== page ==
Democratic Republic of Congo
When Gloria walked through the doors of Big Sky High School last month, she was the only refugee student enrolled in the entire school. Only 15-years-old, Gloria is wise beyond her years – she says she thought often throughout the summer about how she might stand out in the hallways.
“I was getting a little bit nervous. I was mostly nervous about being at a school where there are not a lot of my friends, not a lot of other African people – or just Black people, in general,” she says. “I felt like it would be hard for me.”
But that nervousness does not mean she wants to hide her African culture. If anything, Gloria thinks it’s important that she embrace it and use her own experience as a way to help students and teachers understand some of the misconceptions they might have about her home.
Gloria and her family arrived in Missoula in November 2019 from the Democratic Republic of the Congo by way of years in Rwanda. She was in middle school and eager to assimilate.
“I wanted to fit in, and I completely forgot anything about Africa and that caused me to forget one of my languages,” she recalls. “I lived in Rwanda for half of my life, and I forgot that language. It made me really mad that I was focusing more on English and I forgot that language, a language that was important to me.”
Vowing to always remember where she came from, Gloria plans to bring African food to school for lunch. She’s excited to share those meals with classmates so they can get a little taste of her home.
“Ugali is going to be a part of me forever,” she says. “We’re tasting something from Africa, something from home.”
Gloria also hopes to help dispel some common narratives around Africa.
“It gets really frustrating when you see a lot of bad stuff about Africa, so I feel like I want to show them what it actually is – not only bad stuff, but lots of good, too,” she says. “You can’t just take one part of something and say that it’s everywhere.”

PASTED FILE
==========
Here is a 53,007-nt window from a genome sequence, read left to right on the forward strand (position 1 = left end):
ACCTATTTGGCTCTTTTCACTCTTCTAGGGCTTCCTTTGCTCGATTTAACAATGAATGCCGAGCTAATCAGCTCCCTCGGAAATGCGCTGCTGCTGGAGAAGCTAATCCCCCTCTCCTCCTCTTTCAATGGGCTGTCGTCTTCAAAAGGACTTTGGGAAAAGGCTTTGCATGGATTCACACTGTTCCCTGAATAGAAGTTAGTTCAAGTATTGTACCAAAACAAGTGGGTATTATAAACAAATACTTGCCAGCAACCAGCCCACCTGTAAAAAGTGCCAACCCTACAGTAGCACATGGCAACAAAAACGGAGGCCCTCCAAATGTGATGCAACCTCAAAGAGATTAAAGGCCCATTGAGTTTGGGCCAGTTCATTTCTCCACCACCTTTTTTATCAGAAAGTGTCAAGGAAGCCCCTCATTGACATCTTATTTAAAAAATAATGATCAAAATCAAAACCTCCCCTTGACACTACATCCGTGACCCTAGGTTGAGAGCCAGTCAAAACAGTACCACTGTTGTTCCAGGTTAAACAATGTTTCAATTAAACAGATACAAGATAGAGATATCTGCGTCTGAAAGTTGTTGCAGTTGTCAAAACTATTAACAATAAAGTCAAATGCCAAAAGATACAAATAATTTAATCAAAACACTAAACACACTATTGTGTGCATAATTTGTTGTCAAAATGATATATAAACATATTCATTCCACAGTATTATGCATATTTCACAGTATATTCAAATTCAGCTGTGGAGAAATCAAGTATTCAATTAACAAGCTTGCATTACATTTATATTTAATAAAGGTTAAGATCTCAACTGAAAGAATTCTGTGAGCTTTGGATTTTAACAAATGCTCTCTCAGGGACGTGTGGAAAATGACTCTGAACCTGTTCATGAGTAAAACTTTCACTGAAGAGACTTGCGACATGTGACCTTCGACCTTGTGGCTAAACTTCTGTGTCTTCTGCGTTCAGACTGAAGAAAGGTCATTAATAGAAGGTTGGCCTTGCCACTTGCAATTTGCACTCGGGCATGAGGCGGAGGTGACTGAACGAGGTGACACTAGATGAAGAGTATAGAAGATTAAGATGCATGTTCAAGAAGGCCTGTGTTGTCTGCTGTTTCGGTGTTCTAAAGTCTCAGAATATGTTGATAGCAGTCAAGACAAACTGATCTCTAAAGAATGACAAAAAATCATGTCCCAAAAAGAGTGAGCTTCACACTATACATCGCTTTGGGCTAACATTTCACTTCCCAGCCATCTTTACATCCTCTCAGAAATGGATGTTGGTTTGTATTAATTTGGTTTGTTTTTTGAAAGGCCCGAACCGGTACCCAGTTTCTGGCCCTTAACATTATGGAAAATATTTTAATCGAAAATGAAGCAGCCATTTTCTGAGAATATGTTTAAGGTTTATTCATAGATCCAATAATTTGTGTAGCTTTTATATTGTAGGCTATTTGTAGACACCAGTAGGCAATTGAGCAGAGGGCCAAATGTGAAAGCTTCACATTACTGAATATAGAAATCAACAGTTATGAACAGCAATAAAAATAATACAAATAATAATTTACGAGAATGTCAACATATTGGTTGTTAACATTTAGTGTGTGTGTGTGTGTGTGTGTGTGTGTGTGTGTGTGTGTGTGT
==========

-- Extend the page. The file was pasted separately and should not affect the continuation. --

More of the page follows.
Gloria will be a student in Big Sky’s Health Science Academy, an academically rigorous program that offers high schoolers particularly interested in a future in the field of STEM – shorthand for Science, Technology, Engineering and Mathematics – the chance to take more of these classes and benefit from mentorship in these spaces. Gloria thinks she wants to be a doctor or a nurse, so this curriculum might “get a step up” in that process when the time comes to think about college.
Taking such technical coursework in her non-native language has given Gloria some reason for pause. After three years in the United States, Gloria’s quite comfortable speaking English, but she’s worried teachers might equate that conversational fluency with an ability to read and write at the same level.
Shopping for new clothes just before the beginning of the school year, Gloria talks about how she’s mostly just excited to get into her new routine and get settled into the new school.
Moving to Missoula introduced her to “stuff that I didn’t know I like until I tried” such as volleyball or track, and she’s thinking about trying out for those teams. She wants to speak with all of her teachers personally about her situation and try to figure out strategies for how to make sure she’s keeping up in classes. Gloria says she’s really excited “ to just experience new things and get to learn more about myself” over the next four years.
Above all, she knows she’s entering this next chapter with a stronger sense of who she is and the importance of her African identity as part of that, and Gloria wants to pass along that message to other youth in the community who might have experienced something similar.
“Just keep trying to be yourself,” she says. “Don’t change. I certainly changed to be somebody that I wasn’t to try to please people – but don’t change yourself to be someone you’re not.”
Story by Carly Graf. Photos by Madeline Jorden